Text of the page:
The Abeek itself holds an impressive and healthy population of Lampetra planerii. An important part of the Flemish population (> 8%) of this fish species lives in the brook.

As for butterflies, the area is most known for its population of Heteropterus morpheus, a very threatened species all over Western-Europa. Other rare species include Apatura iris, Limenitis camilla, Satyrium ilicis and Carterocephalus palaemon. Boloria selene was extinct in the nineties of last century.

Unfortunately, the presence of the extremely diverse and unique habitats and species is decreasing in the pSCI. Several habitats are under severe pression, species are on the verge of extinction. The biggest threats for this project area are the fragmentation of the Annex I habitats and the consequent isolation of target species populations, the disappearance of valuable habitats by the lack of adequate management, afforestation, intensive farming, an unnatural hydrology, eutrophication of the Annex I habitats and the lack of socio-economical support for this unique Natura 2000 area.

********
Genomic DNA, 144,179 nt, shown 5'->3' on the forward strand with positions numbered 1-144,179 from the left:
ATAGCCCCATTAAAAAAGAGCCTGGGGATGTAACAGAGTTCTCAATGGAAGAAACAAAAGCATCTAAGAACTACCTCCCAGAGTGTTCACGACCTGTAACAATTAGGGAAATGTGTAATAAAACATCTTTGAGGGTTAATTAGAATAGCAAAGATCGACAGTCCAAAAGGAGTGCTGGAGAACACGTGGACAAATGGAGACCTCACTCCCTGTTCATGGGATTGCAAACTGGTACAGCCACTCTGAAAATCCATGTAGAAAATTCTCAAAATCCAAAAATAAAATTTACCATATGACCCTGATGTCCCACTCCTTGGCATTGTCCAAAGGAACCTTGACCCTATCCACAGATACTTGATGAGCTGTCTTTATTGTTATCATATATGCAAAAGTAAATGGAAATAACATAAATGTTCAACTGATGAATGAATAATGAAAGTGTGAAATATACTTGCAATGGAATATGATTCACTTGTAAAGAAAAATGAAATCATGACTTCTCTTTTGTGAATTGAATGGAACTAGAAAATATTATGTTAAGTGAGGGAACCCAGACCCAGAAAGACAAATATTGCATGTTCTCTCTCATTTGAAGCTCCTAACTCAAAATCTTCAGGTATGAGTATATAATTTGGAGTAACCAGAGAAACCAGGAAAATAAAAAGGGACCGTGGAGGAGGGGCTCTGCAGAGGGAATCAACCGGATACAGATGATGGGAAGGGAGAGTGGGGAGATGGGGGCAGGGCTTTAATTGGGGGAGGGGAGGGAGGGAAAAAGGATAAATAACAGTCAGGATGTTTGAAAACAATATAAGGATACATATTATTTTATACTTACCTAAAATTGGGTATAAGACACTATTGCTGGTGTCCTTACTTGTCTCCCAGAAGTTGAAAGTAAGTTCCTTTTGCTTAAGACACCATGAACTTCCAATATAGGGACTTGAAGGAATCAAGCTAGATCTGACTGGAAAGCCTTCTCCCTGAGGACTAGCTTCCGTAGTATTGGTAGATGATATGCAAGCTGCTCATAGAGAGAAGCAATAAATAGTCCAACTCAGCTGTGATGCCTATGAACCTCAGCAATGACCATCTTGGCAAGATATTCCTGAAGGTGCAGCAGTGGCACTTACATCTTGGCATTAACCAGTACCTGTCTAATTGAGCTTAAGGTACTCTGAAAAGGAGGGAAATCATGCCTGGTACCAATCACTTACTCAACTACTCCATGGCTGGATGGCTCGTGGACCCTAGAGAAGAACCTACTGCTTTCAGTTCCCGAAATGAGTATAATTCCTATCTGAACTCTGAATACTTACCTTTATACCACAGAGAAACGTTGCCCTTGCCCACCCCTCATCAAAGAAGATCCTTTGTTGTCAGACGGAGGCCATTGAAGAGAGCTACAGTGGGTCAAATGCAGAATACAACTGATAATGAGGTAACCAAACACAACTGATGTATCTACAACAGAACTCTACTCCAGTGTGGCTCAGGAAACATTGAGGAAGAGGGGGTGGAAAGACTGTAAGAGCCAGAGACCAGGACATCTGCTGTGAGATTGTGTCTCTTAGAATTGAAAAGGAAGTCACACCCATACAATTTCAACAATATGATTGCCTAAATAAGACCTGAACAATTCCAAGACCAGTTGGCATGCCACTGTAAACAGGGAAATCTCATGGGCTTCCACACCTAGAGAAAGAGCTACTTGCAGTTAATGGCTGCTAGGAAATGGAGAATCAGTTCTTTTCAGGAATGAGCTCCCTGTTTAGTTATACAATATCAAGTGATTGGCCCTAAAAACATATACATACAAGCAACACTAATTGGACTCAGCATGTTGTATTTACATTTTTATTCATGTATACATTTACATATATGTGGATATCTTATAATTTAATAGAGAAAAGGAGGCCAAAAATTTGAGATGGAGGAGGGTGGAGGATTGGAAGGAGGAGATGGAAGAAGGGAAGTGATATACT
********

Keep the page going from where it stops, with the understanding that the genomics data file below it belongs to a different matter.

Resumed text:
With this proposal of LIFE+ Nature project, Natuurpunt Beheer vzw wishes to tackle the threats influencing in a negative way the unique habitats and species of both Habitat and Bird Directive who are characteristic for the valley of the Abeek. We wish to realise this objective in such way that it can act as best practice en demonstration for other valley ecosystems with similar habitats and threats within the EU. Moreover, after finishing the LIFE-project, the pSCI will be one of the key areas in lowland Europe for the target habitats and target species.